The Power Of Support - local moms find friendship & connections in area moms’ groups
From the day the child is born, mothers and fathers alike will spend a great majority of their waking minutes attending to their child's every need: from ensuring they are sleeping enough and eating properly to concerns over their ability to fight off infections and stay healthy. Establishing a positive, productive parent- child relationship is paramount to creating a happy and mutually-beneficial family dynamic, especially during the first several years of life.
But for mothers, the bond that connects parent to child goes beyond bringing their bundle of joy into this world. A mother nurtures her baby from the minute she discovers she is pregnant, and her ability to care for her child extends past breastfeeding and providing nourishment to this new, wide-eyed child.
Sonya Biehler says that while it is easy for mothers – especially new moms – to focus all their attention on the baby while ignoring their own needs, it is critical that moms maintain both a healthy family life and a healthy personal life. Craving that balance, Biehler and hundreds of other moms like her have joined clubs specifically designed for mothers – both working moms and the stay-at-home mothers. These groups offer support in all shapes and sizes, from emotional support such as how to deal with postpartum depression or a child's temper tantrum to social support like finding play dates for their children.
Biehler is one of approximately 60 women who are active members in the Webster/Ontario M.O.M.S. (Moms Offering Moms Support) Club. These women enjoy the benefits of play dates with other children in the group, field trips to places such as the Seneca Park Zoo, assorted museums and playgrounds in town, as well as group outings to the story time programs at the different libraries in and around Webster. There are also "Mom’s Night Out" gatherings for the mothers, including frequenting nice restaurants, performing community service projects and participating in recurring book club get-togethers.
"In my neighborhood, there aren't many children, and [the M.O.M.S. Club] gives me a good opportunity to meet other moms, and for my children to meet other kids their own age," says Biehler, a Webster resident and mother of twin boys, Tommy and Andrew, age 5. Not all of the group's members are stay-at-home mothers, says Biehler; there's a variety of members in the group. "It's been a great experience and has definitely been a fun way to learn from other mothers," she adds. "We all participate as much as we want to, and everyone can find something that interests them. There are activities for the children, activities for the mothers and even activities for the fathers in the group. My children have greatly benefitted and we've all made some nice friends."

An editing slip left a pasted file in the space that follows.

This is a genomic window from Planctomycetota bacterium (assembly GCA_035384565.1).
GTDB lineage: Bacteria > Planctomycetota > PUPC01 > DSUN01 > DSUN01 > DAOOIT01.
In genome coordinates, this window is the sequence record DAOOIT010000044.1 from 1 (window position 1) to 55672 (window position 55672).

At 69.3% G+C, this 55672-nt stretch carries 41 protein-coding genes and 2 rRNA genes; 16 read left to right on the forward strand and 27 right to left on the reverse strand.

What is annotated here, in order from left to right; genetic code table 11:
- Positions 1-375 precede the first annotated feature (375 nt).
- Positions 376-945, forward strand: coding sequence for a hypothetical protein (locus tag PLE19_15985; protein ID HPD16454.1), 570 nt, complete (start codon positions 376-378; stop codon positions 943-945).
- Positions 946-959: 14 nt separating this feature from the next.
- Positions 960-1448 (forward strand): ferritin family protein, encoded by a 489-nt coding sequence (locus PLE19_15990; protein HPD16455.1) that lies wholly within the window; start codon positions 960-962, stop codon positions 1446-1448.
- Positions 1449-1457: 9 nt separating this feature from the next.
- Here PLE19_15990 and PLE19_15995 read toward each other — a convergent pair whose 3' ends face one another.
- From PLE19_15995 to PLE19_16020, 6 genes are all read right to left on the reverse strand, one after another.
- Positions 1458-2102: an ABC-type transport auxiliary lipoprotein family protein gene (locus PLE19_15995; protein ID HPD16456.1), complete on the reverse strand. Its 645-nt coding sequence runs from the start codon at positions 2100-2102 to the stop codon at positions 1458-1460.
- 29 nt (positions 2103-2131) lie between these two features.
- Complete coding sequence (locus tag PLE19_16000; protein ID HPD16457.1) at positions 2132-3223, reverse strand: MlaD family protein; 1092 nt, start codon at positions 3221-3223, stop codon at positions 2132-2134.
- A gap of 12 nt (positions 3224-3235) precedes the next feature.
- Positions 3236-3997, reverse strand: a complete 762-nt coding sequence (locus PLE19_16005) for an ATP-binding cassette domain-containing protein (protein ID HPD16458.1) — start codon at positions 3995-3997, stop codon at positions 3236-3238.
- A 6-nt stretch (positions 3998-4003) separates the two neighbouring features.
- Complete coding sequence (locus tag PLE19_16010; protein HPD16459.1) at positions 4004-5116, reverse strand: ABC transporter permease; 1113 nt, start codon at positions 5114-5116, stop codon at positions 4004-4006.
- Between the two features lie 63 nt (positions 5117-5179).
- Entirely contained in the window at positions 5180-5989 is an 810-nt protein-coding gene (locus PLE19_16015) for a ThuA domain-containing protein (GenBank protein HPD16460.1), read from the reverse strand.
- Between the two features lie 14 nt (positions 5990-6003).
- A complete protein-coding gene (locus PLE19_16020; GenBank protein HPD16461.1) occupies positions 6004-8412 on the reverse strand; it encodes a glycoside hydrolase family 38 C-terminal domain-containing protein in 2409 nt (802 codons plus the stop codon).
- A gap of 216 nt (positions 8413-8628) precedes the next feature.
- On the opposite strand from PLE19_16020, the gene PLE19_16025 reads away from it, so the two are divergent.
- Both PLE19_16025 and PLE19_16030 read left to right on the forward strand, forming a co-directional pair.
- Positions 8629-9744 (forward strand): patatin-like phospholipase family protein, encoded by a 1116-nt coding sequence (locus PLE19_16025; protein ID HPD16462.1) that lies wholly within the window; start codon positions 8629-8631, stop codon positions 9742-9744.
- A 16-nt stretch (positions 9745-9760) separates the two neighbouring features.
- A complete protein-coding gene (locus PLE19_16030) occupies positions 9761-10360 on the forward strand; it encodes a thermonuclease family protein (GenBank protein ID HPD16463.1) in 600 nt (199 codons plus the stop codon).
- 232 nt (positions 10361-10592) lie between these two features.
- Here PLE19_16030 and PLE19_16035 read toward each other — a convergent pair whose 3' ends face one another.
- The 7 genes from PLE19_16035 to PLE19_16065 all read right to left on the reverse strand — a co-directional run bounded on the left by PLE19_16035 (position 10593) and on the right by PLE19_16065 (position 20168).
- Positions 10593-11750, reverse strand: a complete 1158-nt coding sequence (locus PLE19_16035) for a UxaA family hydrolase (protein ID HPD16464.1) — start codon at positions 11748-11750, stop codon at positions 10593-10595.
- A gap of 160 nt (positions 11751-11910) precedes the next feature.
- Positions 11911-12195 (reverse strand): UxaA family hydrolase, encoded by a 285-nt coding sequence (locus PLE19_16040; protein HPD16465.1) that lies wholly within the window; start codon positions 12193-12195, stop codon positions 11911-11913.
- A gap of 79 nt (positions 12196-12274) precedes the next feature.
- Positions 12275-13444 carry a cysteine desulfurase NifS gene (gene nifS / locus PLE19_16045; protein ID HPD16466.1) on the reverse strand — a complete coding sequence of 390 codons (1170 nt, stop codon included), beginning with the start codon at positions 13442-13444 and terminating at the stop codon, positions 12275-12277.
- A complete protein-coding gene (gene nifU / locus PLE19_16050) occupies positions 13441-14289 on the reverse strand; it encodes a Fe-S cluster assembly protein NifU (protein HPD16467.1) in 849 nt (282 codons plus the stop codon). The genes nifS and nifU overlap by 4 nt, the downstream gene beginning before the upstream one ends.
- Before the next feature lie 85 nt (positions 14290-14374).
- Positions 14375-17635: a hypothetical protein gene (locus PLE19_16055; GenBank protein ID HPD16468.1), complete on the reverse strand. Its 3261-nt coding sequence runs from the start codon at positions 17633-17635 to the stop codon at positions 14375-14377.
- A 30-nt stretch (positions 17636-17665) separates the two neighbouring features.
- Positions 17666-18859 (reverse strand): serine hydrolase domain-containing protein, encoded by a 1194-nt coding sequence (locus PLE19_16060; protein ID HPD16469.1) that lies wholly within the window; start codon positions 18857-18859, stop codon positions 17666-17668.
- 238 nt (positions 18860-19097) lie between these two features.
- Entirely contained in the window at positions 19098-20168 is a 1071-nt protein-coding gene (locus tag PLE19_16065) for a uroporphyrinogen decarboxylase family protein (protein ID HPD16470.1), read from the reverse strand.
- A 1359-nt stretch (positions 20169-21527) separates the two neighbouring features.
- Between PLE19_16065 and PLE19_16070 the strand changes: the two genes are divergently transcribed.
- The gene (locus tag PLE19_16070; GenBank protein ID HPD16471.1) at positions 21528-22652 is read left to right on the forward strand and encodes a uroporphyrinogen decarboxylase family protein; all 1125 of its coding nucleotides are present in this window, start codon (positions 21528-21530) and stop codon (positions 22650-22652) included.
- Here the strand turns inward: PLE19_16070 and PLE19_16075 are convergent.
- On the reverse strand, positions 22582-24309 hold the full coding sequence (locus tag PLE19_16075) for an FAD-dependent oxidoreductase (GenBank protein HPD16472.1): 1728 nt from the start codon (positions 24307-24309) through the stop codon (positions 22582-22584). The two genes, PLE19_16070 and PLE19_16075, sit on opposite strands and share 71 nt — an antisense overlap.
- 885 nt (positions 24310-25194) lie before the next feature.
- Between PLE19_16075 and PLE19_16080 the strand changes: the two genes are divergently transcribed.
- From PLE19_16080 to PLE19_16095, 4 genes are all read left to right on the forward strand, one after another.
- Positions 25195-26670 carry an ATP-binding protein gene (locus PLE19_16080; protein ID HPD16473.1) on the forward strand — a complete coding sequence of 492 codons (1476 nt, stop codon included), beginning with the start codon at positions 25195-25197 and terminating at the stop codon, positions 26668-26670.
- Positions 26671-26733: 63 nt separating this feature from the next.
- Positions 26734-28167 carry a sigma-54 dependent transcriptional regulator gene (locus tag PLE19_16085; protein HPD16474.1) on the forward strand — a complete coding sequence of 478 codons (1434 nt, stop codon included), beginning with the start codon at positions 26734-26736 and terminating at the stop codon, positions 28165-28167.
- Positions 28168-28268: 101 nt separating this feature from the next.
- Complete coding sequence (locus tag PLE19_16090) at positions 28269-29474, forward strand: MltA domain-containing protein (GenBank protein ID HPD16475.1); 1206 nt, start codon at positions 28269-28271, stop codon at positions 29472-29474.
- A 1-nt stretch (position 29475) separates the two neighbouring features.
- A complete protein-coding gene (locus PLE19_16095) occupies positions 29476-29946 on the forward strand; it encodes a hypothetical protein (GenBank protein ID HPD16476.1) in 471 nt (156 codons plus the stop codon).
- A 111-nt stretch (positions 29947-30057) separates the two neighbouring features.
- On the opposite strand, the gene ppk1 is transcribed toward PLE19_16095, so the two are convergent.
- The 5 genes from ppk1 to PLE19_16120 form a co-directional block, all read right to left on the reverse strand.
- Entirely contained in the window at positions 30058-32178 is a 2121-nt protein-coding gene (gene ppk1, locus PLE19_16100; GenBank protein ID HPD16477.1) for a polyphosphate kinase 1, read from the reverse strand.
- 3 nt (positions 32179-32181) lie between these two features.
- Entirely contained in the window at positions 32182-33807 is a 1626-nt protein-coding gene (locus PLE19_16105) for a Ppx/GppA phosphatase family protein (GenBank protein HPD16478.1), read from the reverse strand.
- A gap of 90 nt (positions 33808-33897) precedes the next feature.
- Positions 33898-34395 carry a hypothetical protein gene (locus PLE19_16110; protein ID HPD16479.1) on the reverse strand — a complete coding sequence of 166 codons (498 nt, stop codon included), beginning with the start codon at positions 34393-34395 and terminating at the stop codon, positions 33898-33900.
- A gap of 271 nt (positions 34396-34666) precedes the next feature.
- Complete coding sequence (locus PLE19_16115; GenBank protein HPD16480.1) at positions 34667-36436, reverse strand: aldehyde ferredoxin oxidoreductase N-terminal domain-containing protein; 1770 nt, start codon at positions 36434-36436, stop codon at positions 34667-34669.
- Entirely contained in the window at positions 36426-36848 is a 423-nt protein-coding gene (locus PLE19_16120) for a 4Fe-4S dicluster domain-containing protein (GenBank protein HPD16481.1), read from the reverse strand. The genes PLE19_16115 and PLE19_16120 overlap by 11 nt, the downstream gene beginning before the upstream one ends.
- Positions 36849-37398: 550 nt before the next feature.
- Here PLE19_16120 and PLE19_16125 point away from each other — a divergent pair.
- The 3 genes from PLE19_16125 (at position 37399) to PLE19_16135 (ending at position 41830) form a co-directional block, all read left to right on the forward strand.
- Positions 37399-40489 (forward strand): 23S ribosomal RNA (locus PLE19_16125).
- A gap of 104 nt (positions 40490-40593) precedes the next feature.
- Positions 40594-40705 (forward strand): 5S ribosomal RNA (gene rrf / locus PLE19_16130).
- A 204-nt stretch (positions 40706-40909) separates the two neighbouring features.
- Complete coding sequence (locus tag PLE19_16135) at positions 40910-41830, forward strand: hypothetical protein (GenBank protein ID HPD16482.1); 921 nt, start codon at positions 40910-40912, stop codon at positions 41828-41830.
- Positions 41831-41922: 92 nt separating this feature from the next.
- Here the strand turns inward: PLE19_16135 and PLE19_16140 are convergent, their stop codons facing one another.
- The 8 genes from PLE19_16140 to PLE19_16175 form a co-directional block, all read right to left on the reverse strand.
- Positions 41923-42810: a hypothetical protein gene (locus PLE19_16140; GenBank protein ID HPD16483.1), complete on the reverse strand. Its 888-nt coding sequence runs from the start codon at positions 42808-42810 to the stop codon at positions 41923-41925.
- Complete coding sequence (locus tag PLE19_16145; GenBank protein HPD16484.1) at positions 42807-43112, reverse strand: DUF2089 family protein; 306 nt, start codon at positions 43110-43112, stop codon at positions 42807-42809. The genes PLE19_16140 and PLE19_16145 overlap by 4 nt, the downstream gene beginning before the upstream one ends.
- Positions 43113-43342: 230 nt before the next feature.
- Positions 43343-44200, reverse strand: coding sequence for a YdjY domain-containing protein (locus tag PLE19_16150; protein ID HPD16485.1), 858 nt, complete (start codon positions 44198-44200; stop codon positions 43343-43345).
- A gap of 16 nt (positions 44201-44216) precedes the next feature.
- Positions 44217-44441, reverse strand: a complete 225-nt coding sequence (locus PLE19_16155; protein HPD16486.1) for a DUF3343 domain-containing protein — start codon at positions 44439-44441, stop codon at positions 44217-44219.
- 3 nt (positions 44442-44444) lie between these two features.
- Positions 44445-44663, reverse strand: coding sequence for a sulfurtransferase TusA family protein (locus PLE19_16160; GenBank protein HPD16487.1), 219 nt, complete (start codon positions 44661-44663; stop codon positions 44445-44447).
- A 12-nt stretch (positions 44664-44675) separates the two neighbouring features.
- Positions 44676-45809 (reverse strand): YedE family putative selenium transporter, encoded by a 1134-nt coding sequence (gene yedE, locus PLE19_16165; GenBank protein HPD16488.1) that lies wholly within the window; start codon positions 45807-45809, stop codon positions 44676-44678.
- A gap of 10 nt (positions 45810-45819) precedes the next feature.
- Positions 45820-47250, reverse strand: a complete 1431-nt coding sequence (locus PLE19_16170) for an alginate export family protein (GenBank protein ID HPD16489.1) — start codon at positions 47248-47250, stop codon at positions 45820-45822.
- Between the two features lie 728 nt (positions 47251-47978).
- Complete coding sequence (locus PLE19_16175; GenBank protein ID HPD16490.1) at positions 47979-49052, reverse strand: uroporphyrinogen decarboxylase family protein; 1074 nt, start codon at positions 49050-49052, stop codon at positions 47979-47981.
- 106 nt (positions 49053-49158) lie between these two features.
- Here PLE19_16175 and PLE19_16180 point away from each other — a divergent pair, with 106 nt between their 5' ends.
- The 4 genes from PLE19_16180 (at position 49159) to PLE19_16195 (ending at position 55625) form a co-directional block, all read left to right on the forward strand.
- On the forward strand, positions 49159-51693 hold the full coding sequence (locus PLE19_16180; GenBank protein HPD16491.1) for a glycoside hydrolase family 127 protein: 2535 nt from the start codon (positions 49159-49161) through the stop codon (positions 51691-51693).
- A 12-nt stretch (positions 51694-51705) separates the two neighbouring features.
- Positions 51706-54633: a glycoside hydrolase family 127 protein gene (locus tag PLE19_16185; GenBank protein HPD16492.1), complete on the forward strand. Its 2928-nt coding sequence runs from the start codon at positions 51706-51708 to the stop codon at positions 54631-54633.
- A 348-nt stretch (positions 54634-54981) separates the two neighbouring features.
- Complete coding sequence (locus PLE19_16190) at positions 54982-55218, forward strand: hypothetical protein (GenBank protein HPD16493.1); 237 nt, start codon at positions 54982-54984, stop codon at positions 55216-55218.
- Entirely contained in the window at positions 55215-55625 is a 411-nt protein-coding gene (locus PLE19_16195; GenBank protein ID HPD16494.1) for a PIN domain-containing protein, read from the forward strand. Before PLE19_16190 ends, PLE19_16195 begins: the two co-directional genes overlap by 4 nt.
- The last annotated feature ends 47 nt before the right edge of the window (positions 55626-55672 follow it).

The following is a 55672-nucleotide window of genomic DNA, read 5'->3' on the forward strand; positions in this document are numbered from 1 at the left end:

Sometimes, mothers seek the comfort and guidance of other parents who are experiencing the same challenges of child-rearing, and possess the same religious beliefs.
Nicole Kirsch and dozens of mothers in Canandaigua and the surrounding area gather weekly for M.O.P.S. (Mothers of Preschoolers) group meetings on Thursday mornings from September through June inside the Good Shepherd Lutheran Church at 320 S. Pearl Street in Canandaigua to chat about parenting, their faith, and whatever other topics are on members' minds.
Kirsch says that when she moved to Farmington from New York City in 2008, she was lacking close friends nearby who had children, so she began searching for potential moms groups. After trying out the Rochester Mommies group, which mainly meets online in chat boards with periodic face-to-face gatherings, Kirsch found the Canandaigua M.O.P.S. group, and her search for a supportive, faithbased mothers' group ended.
"I was desperately looking to reach out to similar stay-at-home moms like myself," says Kirsch, who has two boys, Danny, 4, and Mikey, 2. "I wanted advice on the dayto- day things, and to see what other moms were doing about health issues and childraising. As a mom, you tend to worry about every little thing concerning your child, but it was comforting to hear these mothers telling me not to rush my child to the hospital for an illness. It also helps with my patience and my sanity to have an excuse to get out of the house and see other mothers. Sometimes you get so tied up in the day-today duties of motherhood that you lose yourself and you're no longer Nicole, you're Mikey and Danny's Mom. This helps me find my sense of identity again."
That social element is also a big reason why approximately 25-30 mothers get together as part of the Clarkson/Hamlin M. O.M.S. Club. The mothers meet regularly, with two or three social activities scheduled each week for mothers and their children, from play dates to lunch outings.
"It's a social thing for everyone, we all want to find other people and other mothers that we can identify with," says Tara Kolinsky, who works full-time and has two daughters, ages 3 and 7.
"A lot of our members join thinking they need a play group for their children, but then they find that we're a place to go with friendly people to chat with. Mom needs to have a place to vent when she's frustrated, and she needs to be able to chat with other mothers about topics other than, 'Barney,'" says Kolinsky. "This helps us be better parents; if we only focused on our children we wouldn't have any hobbies for ourselves. We need our own personal time and friendships, and we need to be wellrounded to show our kids balance between family and personal life."
John Boccacino is a freelance writer living in Webster, NY who reported on sports and local news for more than 6 1/2 years with the Democrat and Chronicle newspaper. He is currently the Director of Sports Information for Keuka College.